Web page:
What are other Names for this Test? (Equivalent Terms)
- HVA Levels Urine Test
What is Homovanillic Acid Levels Urine Test? (Background Information)
- Homovanillic acid (HVA) is the final breakdown product of the ‘feel-good’ brain chemical dopamine
- Dopamine is released by nerve cells in the brain and by adrenal gland cells. It is associated with the reward pathway of the brain. Dopamine levels increase after a meal, as well as other activities associated with a pleasure response, including drug use.
- Aside from its effects on the nervous system, dopamine affects the intestines, kidneys, and immune cells. Research is continuing to uncover the many processes with which dopamine is involved
- Dopamine is broken down by various enzymes, including MAO, or monoamine oxidase. MAO inhibitors are antidepressant drugs that interfere with the breakdown of dopamine, prolonging its feel-good effects
- Breakdown of dopamine proceeds through several known pathways, but the final result is the compound homovanillic acid. This final step occurs in the kidneys, and HVA is excreted through the urine
- Certain tumors release dopamine and contribute to excessive dopamine levels in the body. Also, some individuals may possess a rare genetic mutation that interferes with their ability to process dopamine. These scenarios both result in increased levels of HVA
- The Homovanillic Acid Urine Test helps determine the levels of HVA in urine. It is used to diagnose dopamine-secreting tumors and metabolic disorders that interfere with dopamine breakdown
What are the Clinical Indications for performing the Homovanillic Acid Levels Urine Test?
Following are the clinical indications for performing the Homovanillic Acid Urine Test:
- Monitoring the course of therapy for dopamine-secreting tumors
- Following up to a high value for the test
- High blood pressure
- Rapid heart rate
- Bulging eyes
- Loss of appetite
How is the Specimen Collected for Homovanillic Acid Levels Urine Test?
Following is the specimen collection process for Homovanillic Acid Levels Urine Test:
Sample required: Urine
Process of obtaining a sample in adults: Urination into a sterile container over a 24-hour period.
Preparation required: It is recommended to drink 6 to 8 glasses of water or other fluids prior to the test.
What is the Significance of the Homovanillic Acid Levels Urine Test Result?
A high value for the Homovanillic Acid Levels Urine Test is interpreted from an HVA level higher than 15 mg/day. It may indicate:
- Riley-Day syndrome
The laboratory test results are NOT to be interpreted as results of a "stand-alone" test. The test results have to be interpreted after correlating with suitable clinical findings and additional supplemental tests/information. Your healthcare providers will explain the meaning of your tests results, based on the overall clinical scenario.
Additional and Relevant Useful Information:
- Certain factors interfere with the results of the Homovanillic Acid Levels Urine Test. These include exercise and anxiety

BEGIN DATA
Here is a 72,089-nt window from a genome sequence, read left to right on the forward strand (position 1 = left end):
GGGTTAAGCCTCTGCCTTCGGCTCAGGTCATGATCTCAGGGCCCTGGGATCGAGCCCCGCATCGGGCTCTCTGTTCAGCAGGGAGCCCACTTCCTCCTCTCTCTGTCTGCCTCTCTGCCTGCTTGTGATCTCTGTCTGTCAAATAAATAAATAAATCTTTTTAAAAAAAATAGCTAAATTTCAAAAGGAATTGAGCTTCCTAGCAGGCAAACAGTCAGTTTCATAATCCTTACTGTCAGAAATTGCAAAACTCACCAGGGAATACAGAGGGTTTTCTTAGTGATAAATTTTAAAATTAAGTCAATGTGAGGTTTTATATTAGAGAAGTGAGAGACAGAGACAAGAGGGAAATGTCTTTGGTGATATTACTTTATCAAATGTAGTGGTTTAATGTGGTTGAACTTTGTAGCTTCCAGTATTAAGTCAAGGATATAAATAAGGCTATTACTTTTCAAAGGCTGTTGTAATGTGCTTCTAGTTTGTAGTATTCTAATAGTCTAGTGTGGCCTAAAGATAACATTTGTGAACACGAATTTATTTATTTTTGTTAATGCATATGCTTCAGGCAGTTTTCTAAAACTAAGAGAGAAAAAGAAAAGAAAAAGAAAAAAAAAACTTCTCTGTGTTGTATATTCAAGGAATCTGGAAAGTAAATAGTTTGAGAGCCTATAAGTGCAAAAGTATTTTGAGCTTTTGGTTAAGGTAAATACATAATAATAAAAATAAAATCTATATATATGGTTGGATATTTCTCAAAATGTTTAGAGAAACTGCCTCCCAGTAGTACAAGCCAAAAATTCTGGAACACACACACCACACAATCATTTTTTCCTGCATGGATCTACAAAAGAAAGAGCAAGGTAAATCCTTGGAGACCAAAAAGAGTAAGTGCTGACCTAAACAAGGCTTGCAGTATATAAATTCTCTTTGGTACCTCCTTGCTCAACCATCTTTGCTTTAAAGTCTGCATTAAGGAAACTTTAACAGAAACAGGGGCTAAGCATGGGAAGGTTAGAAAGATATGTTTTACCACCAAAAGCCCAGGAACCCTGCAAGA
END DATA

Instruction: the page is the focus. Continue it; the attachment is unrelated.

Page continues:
Certain medications that you may be currently taking may influence the outcome of the test. Hence, it is important to inform your healthcare provider of the complete list of medications (including any herbal supplements) you are currently taking. This will help the healthcare provider interpret your test results more accurately and avoid unnecessary chances of a misdiagnosis.
What are some Useful Resources for Additional Information?
The following DoveMed website link is a useful resource for additional information: http://www.dovemed.com/vanillylmandelic-acid-test/
Please visit our Laboratory Procedures Center for more physician-approved health information:
References and Information Sources used for the Article:
Kee, J. L. (2010). Laboratory and diagnostic tests with nursing implications (8th ed.). Upper Saddle River, NJ: Pearson.
Martini, F., Nath, J. L., & Bartholomew, E. F. (2012). Fundamentals of anatomy & physiology (9th ed.). San Francisco: Benjamin Cummings.
Williamson, M. A., Snyder, L. M., & Wallach, J. B. (2011). Wallach's interpretation of diagnostic tests (9th ed.). Philadelphia: Wolters Kluwer/Lippincott Williams & Wilkins.
Helpful Peer-Reviewed Medical Articles:
Sadilkova, K., Dugaw, K., Benjamin, D., & Jack, R. M. (2013). Analysis of vanillylmandelic acid and homovanillic acid by UPLC–MS/MS in serum for diagnostic testing for neuroblastoma. Clinica Chimica Acta, 424, 253-257.
Remane, D., Grunwald, S., Hoeke, H., Mueller, A., Roeder, S., von Bergen, M., & Wissenbach, D. K. (2015). Validation of a multi-analyte HPLC-DAD method for determination of uric acid, creatinine, homovanillic acid, niacinamide, hippuric acid, indole-3-acetic acid and 2-methylhippuric acid in human urine. Journal of Chromatography B, 998, 40-44.
Cangemi, G., Barco, S., Reggiardo, G., Viscardi, E., Di Cataldo, A., Garaventa, A., ... & Conte, M. (2013). Interchangeability between 24‐hour collection and single spot urines for vanillylmandelic and homovanillic acid levels in the diagnosis of neuroblastoma. Pediatric blood & cancer, 60(12), E170-E172.
Barco, S., Gennai, I., Reggiardo, G., Galleni, B., Barbagallo, L., Maffia, A., ... & Garaventa, A. (2014). Urinary homovanillic and vanillylmandelic acid in the diagnosis of neuroblastoma: report from the Italian Cooperative Group for Neuroblastoma. Clinical biochemistry, 47(9), 848-852.
Tran, M. T. C., Baglin, J., Tran, T. T. T., Hoang, K. T., Phung, L. T., Read, A., & Greaves, R. F. (2014). Development of a new biochemical test to diagnose and monitor neuroblastoma in Vietnam: Homovanillic and vanillylmandelic acid by gas chromatography–mass spectrometry. Clinical biochemistry, 47(3), 206-215.